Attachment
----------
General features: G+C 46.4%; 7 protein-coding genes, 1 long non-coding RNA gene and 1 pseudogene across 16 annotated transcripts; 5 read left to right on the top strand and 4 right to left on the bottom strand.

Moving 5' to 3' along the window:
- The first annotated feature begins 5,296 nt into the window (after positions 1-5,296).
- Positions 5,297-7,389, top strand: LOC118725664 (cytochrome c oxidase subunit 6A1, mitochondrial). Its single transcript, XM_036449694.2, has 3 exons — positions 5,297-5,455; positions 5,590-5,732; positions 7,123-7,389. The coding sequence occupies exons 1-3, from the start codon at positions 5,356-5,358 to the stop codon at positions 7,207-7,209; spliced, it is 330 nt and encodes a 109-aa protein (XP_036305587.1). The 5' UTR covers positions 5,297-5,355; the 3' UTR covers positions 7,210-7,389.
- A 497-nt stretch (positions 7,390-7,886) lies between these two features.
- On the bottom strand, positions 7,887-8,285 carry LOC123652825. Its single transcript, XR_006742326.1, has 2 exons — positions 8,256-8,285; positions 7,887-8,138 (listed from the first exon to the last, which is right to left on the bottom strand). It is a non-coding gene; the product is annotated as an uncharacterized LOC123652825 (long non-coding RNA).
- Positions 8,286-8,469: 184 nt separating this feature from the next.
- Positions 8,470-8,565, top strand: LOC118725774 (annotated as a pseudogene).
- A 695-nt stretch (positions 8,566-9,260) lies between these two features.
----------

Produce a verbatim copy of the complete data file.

General features: G+C 46.4%; 7 protein-coding genes, 1 long non-coding RNA gene and 1 pseudogene across 16 annotated transcripts; 5 read left to right on the top strand and 4 right to left on the bottom strand.

Moving 5' to 3' along the window:
- The first annotated feature begins 5,296 nt into the window (after positions 1-5,296).
- Positions 5,297-7,389, top strand: LOC118725664 (cytochrome c oxidase subunit 6A1, mitochondrial). Its single transcript, XM_036449694.2, has 3 exons — positions 5,297-5,455; positions 5,590-5,732; positions 7,123-7,389. The coding sequence occupies exons 1-3, from the start codon at positions 5,356-5,358 to the stop codon at positions 7,207-7,209; spliced, it is 330 nt and encodes a 109-aa protein (XP_036305587.1). The 5' UTR covers positions 5,297-5,355; the 3' UTR covers positions 7,210-7,389.
- A 497-nt stretch (positions 7,390-7,886) lies between these two features.
- On the bottom strand, positions 7,887-8,285 carry LOC123652825. Its single transcript, XR_006742326.1, has 2 exons — positions 8,256-8,285; positions 7,887-8,138 (listed from the first exon to the last, which is right to left on the bottom strand). It is a non-coding gene; the product is annotated as an uncharacterized LOC123652825 (long non-coding RNA).
- Positions 8,286-8,469: 184 nt separating this feature from the next.
- Positions 8,470-8,565, top strand: LOC118725774 (annotated as a pseudogene).
- A 695-nt stretch (positions 8,566-9,260) lies between these two features.